Filed under: Lincoln Center
Last week the New York Philharmonic played Aaron Copland’s “Fanfare for the Common Man” for Lincoln Center’s 50th anniversary, the piece Leonard Bernstein conducted at the center’s 1959 groundbreaking. As Lincoln Center begins its 50th-anniversay celebrations and the Adrienne Arsht Center looks ahead towards its 5th, the Center staff is taking a poignant moment to pause—to celebrate Lincoln Center’s tremendous achievements while simultaneously considering the mission and future of the Adrienne Arsht Center. With groundbreakings separated by more than four decades, the similarities of the two institutions are quite striking. Both were ambitious construction projects led by a consortium of civic leaders; and both present the greatest artists and finest productions from around the world. Like the Adrienne Arsht Center, Lincoln Center has critically acclaimed resident companies, three of which—the New York Philharmonic, American Ballet Theatre, and the Jazz Orchestra of Lincoln Center led by Wynton Marsalis—have given us some of the finest evenings of music and dance to grace our own Adrienne Arsht Center stages. Perhaps most importantly, both centers are passionate about creating access to the arts for all segments of their communities and making performances and arts education programs as available to as wide an audience as possible.
Lincoln Center has had local, regional, national and worldwide impact as millions of people have been beneficiaries of what was thought to be a high risk experiment in 1959. In many ways, it has served as a model for the Kennedy Center, Los Angeles Music Center, the Adrienne Arsht Center, and virtually every other performing arts complex built in this country in the last five decades. As a catalyst for urban renewal it played a significant role in reviving New York’s Upper West Side neighborhood much like the Adrienne Arsht Center serves as a catalyst for driving new commercial, residential and retail business to Miami-Dade County’s Omni neighborhood. More than one billion dollars has been invested in the surrounding area since construction of the Adrienne Arsht Center began.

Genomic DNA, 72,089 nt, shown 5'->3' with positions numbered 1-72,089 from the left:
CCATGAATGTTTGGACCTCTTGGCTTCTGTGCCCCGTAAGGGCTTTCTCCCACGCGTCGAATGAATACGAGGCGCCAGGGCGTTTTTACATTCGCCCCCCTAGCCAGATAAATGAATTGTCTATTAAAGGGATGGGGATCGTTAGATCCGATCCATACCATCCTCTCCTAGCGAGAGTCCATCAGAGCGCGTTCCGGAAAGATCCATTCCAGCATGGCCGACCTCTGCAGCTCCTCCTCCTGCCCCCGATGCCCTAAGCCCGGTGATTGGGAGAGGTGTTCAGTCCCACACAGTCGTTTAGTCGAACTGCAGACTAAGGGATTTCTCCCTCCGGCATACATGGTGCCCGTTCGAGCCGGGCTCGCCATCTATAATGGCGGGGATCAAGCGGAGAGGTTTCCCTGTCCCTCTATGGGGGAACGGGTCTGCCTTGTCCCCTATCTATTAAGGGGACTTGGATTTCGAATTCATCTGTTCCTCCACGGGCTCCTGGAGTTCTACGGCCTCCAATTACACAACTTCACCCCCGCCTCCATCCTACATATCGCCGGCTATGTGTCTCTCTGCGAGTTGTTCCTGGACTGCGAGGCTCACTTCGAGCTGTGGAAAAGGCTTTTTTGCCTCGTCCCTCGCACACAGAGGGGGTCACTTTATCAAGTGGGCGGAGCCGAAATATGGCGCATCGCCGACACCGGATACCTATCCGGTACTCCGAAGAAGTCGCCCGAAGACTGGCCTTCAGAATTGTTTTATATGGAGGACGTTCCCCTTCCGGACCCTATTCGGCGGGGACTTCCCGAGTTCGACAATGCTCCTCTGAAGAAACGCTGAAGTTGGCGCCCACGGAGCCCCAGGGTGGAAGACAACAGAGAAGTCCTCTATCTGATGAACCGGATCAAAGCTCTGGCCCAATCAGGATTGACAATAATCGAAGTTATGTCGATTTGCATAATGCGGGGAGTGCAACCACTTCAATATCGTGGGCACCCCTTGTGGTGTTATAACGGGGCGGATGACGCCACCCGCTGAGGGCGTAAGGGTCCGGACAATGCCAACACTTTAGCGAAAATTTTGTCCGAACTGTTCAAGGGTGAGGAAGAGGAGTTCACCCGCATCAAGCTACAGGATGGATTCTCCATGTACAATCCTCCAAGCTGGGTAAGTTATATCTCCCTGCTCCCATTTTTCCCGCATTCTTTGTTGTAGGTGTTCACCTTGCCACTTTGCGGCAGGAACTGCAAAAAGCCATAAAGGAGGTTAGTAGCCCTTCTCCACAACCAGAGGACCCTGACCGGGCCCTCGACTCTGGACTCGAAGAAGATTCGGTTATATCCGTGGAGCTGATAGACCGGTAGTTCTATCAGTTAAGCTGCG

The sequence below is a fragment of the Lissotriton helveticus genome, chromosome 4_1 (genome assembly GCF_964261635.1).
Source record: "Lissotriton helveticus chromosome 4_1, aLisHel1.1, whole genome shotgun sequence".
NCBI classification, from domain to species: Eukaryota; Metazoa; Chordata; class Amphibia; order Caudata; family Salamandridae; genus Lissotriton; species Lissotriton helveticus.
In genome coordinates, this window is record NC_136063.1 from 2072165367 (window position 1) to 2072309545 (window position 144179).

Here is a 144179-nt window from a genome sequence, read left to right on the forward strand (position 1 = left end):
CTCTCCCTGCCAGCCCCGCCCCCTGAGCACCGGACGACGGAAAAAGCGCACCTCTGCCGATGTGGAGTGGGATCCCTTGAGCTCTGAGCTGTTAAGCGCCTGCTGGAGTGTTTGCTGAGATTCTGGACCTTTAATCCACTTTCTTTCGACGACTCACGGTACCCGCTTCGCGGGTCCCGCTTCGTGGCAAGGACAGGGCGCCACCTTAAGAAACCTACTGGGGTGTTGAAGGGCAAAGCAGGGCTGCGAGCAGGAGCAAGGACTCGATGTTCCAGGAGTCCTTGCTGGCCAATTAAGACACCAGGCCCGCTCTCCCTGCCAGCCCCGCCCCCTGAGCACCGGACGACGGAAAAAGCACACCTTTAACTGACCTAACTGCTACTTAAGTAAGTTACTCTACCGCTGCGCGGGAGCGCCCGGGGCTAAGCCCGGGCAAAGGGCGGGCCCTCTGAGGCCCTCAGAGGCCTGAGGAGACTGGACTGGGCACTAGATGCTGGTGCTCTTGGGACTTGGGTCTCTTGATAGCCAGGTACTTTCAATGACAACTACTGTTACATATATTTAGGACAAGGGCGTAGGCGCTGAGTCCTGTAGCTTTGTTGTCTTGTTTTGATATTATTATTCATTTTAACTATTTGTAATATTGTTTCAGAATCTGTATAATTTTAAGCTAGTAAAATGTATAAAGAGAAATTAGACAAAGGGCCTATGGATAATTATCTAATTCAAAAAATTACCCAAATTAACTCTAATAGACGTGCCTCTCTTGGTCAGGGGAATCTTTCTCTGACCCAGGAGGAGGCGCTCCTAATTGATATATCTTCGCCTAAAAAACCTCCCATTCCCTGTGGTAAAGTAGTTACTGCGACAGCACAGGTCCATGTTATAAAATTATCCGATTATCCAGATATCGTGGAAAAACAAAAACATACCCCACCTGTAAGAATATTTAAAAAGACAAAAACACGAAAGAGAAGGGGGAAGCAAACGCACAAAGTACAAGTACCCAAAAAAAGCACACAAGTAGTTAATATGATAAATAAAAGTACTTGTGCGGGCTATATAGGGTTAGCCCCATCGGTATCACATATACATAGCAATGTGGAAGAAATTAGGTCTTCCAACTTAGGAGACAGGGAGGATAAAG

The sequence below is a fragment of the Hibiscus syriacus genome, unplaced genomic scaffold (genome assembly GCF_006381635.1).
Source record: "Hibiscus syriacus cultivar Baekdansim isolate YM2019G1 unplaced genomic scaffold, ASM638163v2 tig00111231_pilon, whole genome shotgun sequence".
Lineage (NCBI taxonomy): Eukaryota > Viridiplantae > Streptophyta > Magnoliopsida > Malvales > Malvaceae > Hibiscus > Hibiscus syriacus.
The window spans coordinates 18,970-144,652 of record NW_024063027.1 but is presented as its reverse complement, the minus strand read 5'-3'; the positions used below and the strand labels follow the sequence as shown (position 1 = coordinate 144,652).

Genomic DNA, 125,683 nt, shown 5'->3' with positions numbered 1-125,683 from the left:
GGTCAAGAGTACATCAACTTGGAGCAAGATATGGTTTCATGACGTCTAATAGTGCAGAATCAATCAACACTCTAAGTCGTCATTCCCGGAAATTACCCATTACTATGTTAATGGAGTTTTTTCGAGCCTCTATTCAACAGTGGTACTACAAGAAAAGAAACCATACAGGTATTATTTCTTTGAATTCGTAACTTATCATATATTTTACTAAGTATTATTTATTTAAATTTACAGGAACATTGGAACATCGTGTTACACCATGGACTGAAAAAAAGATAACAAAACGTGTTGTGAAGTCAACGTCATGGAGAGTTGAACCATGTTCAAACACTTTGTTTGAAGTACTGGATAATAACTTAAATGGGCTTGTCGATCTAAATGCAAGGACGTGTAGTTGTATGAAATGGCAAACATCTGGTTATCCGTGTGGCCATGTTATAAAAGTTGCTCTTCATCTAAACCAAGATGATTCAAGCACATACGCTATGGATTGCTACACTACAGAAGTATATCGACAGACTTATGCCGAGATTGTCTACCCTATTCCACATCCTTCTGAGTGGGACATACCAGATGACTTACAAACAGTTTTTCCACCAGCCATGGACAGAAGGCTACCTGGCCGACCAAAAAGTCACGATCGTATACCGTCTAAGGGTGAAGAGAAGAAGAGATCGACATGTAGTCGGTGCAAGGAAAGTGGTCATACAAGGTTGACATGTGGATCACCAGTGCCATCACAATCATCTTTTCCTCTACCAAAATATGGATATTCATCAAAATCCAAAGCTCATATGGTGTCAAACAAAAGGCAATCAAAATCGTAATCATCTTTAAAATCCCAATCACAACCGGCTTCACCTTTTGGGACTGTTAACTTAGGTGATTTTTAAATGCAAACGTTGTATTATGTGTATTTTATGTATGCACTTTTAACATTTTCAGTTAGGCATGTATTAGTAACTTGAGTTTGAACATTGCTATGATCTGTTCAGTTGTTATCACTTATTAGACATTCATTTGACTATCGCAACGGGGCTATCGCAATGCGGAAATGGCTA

Like Lincoln Center, the Adrienne Arsht Center’s long dream is still unfolding. Last month the Adrienne Arsht Center celebrated its one-millionth patron and according to projections, nearly 500,000 patrons will attend events at the Center next season. Both Lincoln Center and the Adrienne Arsht Center have proven that performing arts centers can serve as an anchor for neighborhood revitalization and that the arts community and its artists are a vital part of the every community’s economy. This is true nationwide and here in Miami-Dade County where more than 23,000 people are employed by arts organizations.
Continued public and private sector support is needed to help Miami continue its emergence as one of the world’s most dynamic arts destinations. The Miami-Dade County Mayor and Commissioners understand this first hand; they have been very supportive by making a substantial financial investment in the Adrienne Arsht Center and have, in turn, realized a healthy return on that investment in the form of job creation, urban revitalization, and most importantly, an extraordinary degree of community building.
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